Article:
Photovoltaic systems: enough space in Bavaria
The Potential Area Calculator from the Reiner Lemoine Institute also shows how much space an outdoor PV system could have.
When calculating the area over which such systems can be installed, the same exclusion criteria apply for wind energy. Settlements, infrastructure or bodies of water are excluded. A distance of at least 100 meters has also been maintained around forests, as the shade of trees can limit electricity production. Unlike wind turbines, there is no minimum distance for communities with open space PV systems.
The calculator can also be used to exclude areas that were not eligible for support under EEG 2021 in order to reflect current EEG conditions.
If all of these areas are now excluded, apart from actual solar radiation, there is an area of 1,819.5 square kilometers over which solar energy can be generated in open spaces – 2.6 percent of the total area of the Free State. According to the researchers, 186 terawatts of electricity could be generated annually – more than double what Bavaria currently consumes. If the EEG limits were raised, the amount would increase to 205.6 TWh.
The study shows: 100% renewable energy is possible in Bavaria
It also deals with the potential of renewable energies Study “100% Renewable Energy for Bavaria” Chair of Energy Systems at the Technical University of Munich, the Bavarian Center for Applied Energy Research and the BUND for Nature Conservation in Bavaria.
In the base scenario, the study authors assume that half of the primary energy consumed so far could be saved – for example through more efficient appliances or better insulation. However, the demand for electricity is increasing due to electrically driven heat pumps and electric mobility. In order to cover this electricity need by 100 percent from renewable energies, the researchers came up with an installed photovoltaic capacity of 66.6 gigawatts.
This requires an open area of 133 sq km and a roof area of 266 sq km. In the case of open space units, more space is generally required so that the units themselves are not suffocated by shadows. For comparison: the Agora photovoltaic calculator assumes a usable open area of 1,819.5 square kilometers – so the area would be sufficient.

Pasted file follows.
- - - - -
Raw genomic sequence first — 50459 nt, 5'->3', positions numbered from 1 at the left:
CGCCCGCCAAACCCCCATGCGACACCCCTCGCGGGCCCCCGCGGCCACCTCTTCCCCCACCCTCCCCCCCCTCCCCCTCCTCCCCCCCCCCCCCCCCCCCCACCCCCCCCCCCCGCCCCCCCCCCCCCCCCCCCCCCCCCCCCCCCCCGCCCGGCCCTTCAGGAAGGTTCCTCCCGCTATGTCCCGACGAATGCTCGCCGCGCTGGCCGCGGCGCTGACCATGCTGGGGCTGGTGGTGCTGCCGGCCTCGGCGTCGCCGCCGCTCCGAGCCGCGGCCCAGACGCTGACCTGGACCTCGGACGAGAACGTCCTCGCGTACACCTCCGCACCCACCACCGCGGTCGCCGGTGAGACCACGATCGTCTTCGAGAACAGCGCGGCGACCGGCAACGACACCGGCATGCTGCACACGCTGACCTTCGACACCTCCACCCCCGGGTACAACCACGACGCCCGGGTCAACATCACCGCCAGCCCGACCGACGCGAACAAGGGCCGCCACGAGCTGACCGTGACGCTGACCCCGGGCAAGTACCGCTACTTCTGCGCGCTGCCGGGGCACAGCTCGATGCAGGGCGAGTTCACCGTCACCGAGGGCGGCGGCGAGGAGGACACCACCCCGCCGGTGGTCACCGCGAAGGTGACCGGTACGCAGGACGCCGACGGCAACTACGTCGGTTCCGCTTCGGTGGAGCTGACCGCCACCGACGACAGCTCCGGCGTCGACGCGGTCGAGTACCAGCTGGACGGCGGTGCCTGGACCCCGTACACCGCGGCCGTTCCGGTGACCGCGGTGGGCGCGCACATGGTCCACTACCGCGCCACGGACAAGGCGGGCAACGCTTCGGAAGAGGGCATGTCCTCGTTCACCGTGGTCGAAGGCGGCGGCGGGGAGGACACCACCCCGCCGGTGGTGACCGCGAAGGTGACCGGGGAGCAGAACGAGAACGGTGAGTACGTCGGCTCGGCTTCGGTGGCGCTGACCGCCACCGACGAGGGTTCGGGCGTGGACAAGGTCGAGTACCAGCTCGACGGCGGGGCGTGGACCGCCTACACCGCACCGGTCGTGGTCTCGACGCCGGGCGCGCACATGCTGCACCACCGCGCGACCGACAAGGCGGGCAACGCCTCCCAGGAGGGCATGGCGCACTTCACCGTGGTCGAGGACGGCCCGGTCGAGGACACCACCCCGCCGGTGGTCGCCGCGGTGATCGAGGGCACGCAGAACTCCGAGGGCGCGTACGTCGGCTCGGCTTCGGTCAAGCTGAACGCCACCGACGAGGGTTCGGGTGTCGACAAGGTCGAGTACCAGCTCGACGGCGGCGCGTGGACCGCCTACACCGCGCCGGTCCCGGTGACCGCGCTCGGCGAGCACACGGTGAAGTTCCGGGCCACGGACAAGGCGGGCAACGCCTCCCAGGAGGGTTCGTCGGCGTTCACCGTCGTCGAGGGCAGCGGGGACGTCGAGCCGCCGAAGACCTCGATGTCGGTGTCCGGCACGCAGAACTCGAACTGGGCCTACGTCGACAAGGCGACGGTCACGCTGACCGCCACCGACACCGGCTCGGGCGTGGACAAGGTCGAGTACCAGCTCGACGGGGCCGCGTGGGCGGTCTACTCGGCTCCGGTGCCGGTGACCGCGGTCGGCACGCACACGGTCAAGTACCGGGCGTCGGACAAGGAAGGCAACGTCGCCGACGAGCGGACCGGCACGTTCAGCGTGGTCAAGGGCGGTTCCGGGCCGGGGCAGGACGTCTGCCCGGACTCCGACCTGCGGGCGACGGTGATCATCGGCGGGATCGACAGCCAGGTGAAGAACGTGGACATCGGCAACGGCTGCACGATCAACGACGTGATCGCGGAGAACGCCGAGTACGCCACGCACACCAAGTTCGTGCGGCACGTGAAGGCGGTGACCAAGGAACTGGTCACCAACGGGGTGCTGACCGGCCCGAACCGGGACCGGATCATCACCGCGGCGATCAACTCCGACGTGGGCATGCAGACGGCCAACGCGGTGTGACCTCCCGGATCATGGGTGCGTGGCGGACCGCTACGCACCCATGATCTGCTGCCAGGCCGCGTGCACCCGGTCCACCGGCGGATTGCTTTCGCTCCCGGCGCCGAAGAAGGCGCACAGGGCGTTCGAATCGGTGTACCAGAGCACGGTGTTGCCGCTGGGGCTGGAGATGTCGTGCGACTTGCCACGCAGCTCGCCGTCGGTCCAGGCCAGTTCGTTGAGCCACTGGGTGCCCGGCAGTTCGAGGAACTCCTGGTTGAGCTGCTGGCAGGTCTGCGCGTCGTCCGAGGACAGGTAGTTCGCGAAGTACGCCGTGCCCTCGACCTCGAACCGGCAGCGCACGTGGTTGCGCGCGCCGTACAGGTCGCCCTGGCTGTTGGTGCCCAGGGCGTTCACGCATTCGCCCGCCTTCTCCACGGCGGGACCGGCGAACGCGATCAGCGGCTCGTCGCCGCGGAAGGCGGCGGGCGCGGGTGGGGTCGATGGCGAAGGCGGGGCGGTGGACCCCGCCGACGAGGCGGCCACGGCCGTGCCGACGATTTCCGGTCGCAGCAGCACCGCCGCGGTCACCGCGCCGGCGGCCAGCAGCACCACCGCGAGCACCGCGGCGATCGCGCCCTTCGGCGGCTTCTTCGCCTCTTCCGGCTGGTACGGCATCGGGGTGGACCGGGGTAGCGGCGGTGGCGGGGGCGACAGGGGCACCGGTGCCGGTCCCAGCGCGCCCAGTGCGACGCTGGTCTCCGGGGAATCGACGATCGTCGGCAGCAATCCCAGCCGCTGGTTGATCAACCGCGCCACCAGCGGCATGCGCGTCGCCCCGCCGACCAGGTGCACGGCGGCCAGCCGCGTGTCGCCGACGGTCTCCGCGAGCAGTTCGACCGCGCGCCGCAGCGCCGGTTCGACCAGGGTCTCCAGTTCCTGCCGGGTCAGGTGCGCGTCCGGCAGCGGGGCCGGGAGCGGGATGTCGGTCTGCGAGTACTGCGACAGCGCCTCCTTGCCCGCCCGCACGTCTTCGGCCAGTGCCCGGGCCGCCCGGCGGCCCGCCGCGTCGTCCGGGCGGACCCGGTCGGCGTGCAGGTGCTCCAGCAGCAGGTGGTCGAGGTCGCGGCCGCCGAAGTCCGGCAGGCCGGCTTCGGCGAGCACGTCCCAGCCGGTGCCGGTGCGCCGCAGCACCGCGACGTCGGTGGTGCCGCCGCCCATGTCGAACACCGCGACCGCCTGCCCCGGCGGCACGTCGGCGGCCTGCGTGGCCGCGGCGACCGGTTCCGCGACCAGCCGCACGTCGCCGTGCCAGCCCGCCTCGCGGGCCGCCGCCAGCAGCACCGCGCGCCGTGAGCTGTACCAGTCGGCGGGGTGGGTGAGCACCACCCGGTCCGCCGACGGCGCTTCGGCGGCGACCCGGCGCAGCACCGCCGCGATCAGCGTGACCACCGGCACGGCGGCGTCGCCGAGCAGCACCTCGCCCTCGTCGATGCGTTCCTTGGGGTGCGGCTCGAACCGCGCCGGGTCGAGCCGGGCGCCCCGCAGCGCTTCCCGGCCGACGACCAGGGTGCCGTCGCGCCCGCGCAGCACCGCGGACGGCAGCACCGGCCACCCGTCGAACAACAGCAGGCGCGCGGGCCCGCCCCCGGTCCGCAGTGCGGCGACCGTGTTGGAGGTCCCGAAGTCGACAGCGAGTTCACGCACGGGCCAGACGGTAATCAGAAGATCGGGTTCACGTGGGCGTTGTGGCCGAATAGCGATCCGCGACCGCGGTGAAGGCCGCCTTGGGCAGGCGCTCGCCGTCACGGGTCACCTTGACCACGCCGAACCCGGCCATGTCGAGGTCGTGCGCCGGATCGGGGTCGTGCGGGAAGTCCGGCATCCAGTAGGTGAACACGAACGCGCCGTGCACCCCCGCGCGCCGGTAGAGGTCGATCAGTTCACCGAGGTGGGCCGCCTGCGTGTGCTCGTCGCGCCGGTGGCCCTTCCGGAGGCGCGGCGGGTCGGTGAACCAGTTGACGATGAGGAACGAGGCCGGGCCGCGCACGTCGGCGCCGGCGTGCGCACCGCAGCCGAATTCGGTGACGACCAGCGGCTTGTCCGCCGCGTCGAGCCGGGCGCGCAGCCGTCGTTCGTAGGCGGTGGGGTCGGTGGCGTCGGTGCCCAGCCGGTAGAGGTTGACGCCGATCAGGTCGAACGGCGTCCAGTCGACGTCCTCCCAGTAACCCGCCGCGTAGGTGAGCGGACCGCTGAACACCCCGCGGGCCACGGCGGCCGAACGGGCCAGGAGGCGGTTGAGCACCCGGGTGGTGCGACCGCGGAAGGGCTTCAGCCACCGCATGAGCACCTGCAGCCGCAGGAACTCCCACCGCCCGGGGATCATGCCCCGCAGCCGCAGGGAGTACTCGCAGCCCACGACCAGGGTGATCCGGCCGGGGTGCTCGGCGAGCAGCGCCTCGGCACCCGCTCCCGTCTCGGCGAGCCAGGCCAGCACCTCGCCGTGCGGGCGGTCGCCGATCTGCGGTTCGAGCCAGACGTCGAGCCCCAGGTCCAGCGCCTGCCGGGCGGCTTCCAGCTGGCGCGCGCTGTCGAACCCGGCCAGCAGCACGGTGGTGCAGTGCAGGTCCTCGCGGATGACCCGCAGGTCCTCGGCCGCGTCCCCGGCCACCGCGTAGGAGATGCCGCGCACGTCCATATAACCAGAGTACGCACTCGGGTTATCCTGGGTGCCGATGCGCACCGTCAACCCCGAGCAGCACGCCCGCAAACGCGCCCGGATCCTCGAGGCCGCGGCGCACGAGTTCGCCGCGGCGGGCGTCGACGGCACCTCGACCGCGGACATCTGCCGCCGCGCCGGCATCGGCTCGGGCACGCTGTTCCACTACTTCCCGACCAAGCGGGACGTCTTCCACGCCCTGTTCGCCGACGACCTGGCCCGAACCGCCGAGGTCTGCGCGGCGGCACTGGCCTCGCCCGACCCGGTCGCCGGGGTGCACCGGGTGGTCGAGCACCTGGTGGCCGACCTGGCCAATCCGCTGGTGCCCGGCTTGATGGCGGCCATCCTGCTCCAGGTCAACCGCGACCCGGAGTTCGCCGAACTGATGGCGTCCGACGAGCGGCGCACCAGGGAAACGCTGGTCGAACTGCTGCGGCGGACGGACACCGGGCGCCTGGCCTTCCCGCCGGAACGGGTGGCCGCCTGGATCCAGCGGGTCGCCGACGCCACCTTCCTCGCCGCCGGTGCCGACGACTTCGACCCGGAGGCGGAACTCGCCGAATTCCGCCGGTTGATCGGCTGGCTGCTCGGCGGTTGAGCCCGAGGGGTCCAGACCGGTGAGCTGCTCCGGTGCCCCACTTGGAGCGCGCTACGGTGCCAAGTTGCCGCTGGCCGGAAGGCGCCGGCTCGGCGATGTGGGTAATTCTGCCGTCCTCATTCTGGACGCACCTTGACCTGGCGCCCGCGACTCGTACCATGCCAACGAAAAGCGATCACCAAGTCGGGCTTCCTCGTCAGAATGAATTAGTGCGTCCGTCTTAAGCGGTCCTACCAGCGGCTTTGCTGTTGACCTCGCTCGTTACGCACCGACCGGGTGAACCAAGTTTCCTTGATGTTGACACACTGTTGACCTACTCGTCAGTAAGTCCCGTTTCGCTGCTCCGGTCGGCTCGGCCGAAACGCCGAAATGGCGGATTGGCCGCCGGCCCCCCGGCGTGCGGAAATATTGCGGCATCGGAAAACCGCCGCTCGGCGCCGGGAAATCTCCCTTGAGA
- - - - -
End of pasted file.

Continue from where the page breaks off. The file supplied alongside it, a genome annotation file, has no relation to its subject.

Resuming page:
Roofs are usually not adapted to sunlight. To calculate the required roof areas, the researchers in the study “100% Renewable Energy for Bavaria” measured orientations and inclinations differently. However, the floor plan area available in Bavaria is three times greater than the required roof area. “From a technical point of view, almost any roof is suitable,” explains Tobias Schmid of the Center for Energy Economics Research. There are only the little ones Restrictions such as protection of monuments. In addition, some flat roofs of large warehouses or industrial halls are not steadily designed for photovoltaic systems and cannot bear weight with snow load.
Wind in the winter, sun in the summer
In a completely renewable energy system, solar, wind, and hydro are responsible for much of the electricity generation. We should not forget that these systems are weather dependent. Depending on solar radiation, wind speed, and amount of water, they cannot feed the same amount of energy into the grid at all times of the year and day. In order to convert the surplus of the day into the night, electricity must be stored. Photovoltaic systems are the largest generator of electricity in the summer. In winter, wind power takes over this role.
For example, four summer and winter days are visualized in the following interactive graphic. The authors of the “100 percent renewable energies for Bavaria” study used data from the German Weather Service from 2018 for the analysis. The scenario assumes about six times the PV capacity currently installed in Bavaria and twelve times the capacity of the wind turbines.